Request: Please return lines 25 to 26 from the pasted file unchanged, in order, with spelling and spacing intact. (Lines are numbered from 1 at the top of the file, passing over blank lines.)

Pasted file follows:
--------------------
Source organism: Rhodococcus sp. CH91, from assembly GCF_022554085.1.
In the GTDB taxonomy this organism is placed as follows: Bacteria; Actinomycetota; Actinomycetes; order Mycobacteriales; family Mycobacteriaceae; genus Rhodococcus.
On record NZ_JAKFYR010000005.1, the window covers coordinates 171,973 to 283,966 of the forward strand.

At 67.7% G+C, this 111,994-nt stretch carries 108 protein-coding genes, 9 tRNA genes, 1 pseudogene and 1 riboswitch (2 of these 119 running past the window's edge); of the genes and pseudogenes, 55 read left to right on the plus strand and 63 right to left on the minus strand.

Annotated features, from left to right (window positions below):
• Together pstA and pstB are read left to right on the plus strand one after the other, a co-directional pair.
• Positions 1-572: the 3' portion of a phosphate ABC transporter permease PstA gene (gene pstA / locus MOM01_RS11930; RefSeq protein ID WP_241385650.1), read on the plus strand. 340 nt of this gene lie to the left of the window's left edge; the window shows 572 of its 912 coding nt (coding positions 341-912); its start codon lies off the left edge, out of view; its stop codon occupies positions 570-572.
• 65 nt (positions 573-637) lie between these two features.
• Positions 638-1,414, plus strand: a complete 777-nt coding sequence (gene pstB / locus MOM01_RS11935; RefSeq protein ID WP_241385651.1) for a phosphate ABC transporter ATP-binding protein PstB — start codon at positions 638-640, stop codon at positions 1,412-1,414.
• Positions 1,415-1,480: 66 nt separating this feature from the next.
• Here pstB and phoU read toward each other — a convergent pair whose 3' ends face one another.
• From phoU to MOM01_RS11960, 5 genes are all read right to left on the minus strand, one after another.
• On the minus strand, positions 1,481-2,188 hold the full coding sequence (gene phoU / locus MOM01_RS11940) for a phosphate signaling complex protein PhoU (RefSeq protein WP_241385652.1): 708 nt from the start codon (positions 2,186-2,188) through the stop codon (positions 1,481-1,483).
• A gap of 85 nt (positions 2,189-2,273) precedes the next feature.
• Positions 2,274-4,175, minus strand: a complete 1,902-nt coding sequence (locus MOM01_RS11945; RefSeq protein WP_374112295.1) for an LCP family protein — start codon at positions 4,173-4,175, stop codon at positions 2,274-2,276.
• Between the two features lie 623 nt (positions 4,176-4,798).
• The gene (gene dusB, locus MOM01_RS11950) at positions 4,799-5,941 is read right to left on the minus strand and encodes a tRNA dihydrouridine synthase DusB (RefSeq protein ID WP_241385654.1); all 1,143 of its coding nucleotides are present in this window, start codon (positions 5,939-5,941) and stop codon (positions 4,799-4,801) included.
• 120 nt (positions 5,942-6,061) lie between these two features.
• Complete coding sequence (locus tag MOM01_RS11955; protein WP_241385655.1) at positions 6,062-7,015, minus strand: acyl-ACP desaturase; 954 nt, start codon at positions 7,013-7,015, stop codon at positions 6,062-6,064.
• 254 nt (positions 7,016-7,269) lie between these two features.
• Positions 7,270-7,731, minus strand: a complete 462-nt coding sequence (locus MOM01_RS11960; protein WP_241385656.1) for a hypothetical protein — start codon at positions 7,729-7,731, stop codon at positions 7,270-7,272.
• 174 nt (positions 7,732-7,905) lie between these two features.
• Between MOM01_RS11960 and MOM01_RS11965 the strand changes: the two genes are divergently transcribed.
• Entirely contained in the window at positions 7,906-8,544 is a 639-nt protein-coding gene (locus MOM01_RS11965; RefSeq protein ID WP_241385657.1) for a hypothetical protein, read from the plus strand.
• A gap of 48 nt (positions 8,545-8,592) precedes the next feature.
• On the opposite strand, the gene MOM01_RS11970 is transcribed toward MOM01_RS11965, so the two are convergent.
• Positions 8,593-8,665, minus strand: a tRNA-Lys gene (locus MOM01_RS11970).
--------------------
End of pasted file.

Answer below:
• A gap of 48 nt (positions 8,545-8,592) precedes the next feature.
• On the opposite strand, the gene MOM01_RS11970 is transcribed toward MOM01_RS11965, so the two are convergent.